When  Anne becomes queen, she and Mary  are depicted as being very  close and affectionate, which  may not have been the case in real life. It is Mary (who is not even recorded as being present) who  car- ries the Princess  Elizabeth  in procession to her christening.  Then Anne says they must find Mary a new  husband.  A little later, Mary, heavily pregnant—(Had  Anne  not  already noticed?) and wearing  a very unlikely costume, confesses to Anne that she has married Staf- ford secretly. At least here he is a serving soldier in Calais.  “He is such a nothing!”   Thomas Boleyn  tells  Mary.  She and Stafford  can rot in hell, he says. Mary protests that she was fortunate to find a husband after being known  as “the great prostitute,” but it does her no good. The Boleyns  no longer want to know  her, and she is banished from court. We do not see her again, which  is as it should  be.

If Mary Boleyn is misrepresented in popular culture, it is because of films like The Tudors  and The Other Boleyn Girl. Film is a powerful medium, yet while historians  do extensive research and make efforts to get their  facts right, filmmakers have the advantage in getting their message across,  and as we have seen, they  often  take a cavalier atti- tude toward historical  facts. The fact that these films are so popular is testimony  to the interest that people have in history,  but, as a histo- rian, it concerns me that the demarcation between historical fact and fiction has become blurred these days and, worse  still, some people think it doesn’t  matter—but  it does.  History has  happened—you can’t change it or play fast-and-loose with  it. And why would one ever want  to  change it?  As Lord Byron famously   said,  “truth is always strange, stranger than fiction.”

Questions and Topics for Discussion

1. Do you agree with the author’s conclusion that Mary Boleyn was not the infamous whore she was later said to be? Why is it that Mary Boleyn has been so misrepresented over the years?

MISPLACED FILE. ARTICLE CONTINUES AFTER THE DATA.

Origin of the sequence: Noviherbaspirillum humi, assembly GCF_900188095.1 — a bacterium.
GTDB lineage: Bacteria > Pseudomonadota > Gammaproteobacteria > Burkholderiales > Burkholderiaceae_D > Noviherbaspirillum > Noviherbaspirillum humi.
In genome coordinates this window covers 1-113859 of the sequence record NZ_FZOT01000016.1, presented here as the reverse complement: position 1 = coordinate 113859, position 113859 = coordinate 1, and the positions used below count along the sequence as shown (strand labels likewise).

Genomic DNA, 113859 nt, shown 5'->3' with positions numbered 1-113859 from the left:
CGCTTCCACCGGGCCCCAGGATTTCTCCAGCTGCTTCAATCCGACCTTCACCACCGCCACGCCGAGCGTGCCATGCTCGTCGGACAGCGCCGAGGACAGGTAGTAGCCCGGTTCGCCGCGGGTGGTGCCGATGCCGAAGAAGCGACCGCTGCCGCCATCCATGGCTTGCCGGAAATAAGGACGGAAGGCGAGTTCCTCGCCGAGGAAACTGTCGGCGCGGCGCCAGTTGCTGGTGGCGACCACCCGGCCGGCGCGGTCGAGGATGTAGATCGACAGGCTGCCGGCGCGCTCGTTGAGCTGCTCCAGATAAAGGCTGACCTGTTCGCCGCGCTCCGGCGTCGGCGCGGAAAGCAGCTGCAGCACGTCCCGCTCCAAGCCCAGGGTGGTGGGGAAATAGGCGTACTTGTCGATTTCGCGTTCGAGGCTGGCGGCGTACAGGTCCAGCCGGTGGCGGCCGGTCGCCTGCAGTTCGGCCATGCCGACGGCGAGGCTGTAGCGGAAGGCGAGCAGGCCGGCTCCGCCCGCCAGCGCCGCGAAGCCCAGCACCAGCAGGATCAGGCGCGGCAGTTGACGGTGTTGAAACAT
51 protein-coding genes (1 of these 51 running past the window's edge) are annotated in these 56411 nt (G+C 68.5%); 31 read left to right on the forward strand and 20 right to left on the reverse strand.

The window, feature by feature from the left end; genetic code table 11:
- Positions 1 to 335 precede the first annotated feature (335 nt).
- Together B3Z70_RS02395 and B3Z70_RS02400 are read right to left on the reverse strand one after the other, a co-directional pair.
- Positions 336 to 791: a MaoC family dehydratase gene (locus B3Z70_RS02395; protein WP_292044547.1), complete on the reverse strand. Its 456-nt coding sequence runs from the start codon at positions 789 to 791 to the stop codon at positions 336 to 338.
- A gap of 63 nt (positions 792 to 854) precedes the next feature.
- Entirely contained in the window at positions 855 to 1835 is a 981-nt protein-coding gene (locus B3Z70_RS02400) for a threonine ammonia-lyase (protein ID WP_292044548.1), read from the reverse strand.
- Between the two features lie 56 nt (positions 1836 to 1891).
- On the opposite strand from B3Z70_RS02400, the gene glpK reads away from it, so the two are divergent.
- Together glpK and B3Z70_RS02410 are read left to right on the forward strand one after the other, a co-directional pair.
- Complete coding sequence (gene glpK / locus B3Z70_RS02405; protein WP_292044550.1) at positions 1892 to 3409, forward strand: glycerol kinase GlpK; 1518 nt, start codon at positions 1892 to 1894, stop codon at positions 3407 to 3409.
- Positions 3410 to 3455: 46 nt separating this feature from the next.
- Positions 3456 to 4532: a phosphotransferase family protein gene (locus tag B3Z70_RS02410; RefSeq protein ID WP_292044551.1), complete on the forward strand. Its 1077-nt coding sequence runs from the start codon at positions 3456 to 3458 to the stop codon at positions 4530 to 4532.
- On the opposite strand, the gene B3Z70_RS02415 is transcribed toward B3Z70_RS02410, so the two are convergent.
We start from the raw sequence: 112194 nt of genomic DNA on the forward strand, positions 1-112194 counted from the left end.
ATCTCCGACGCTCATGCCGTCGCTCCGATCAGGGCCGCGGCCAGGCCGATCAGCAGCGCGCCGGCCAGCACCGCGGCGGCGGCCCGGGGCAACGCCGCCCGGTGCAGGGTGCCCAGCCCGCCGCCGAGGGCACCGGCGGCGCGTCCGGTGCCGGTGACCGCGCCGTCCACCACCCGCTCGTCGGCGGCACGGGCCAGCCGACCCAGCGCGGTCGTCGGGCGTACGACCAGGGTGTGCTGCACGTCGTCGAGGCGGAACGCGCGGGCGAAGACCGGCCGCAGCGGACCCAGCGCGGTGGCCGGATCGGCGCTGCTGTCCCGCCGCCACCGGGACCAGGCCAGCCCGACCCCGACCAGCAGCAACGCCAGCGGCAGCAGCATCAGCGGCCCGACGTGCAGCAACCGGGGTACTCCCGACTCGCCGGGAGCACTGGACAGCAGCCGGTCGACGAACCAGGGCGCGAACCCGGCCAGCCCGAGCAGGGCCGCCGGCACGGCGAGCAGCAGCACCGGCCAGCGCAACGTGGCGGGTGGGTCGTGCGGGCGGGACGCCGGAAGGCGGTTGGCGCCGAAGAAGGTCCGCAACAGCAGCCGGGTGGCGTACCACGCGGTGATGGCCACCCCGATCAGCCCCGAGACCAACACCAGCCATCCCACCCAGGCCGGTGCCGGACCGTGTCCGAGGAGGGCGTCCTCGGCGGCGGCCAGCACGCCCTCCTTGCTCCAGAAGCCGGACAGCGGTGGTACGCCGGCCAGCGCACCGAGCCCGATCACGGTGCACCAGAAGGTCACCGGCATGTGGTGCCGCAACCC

2. Were you surprised by anything you read in this  book? If so, what, and why?

3. Do you think  that the author has used the sources judiciously?  Has she been fair to other historians?

4. A central theme in the book is how, from  childhood, Mary was overshadowed by her  younger sister, Anne Boleyn.  How much do you think the evidence supports this theory?

5. What  was especially shocking about Mary’s second marriage? Was Anne Boleyn’s harshness toward her sister justified?

6. The author suggests that Mary  Boleyn  lived abroad twice  in her life, during periods for which there is no record of her. Do you find these theories plausible?

7. Did the  author  present a convincing depiction of Mary’s family and their relations with her?

8. How far were you persuaded by the author’s arguments in regard to the paternity of  Mary’s Carey children?  Why do you think  that people are so fascinated by this  subject?

9. The author  has been able to infer  only  so much about Mary’s char- acter from  the limited  sources that have survived. How  possible is it to  “know” a historical personage? Do you now feel that you know what Mary Boleyn was like as a person,  or is she always going to be elusive? After reading this book, what image do you  have of  Mary? What  was especially likeable—or  unlikable—about  her?

10. Were you surprised or disappointed to learn that the portrait  at Hever   Castle  called “Mary Boleyn” is unlikely a  portrayal  of  her? How convincing did you find the author’s arguments? Is there any substance to the theory  that Horenbout’s two miniatures  may depict Mary?

11. How  does this historical  account of Mary  Boleyn  compare to fic- tional portrayals of Mary Boleyn? Do you feel that readers of histori- cal novels  expect a certain level of accuracy, or that they take what they read with a grain of  salt  because it is fiction?

12. How much was Mary Boleyn the victim of a society dominated by powerful  men?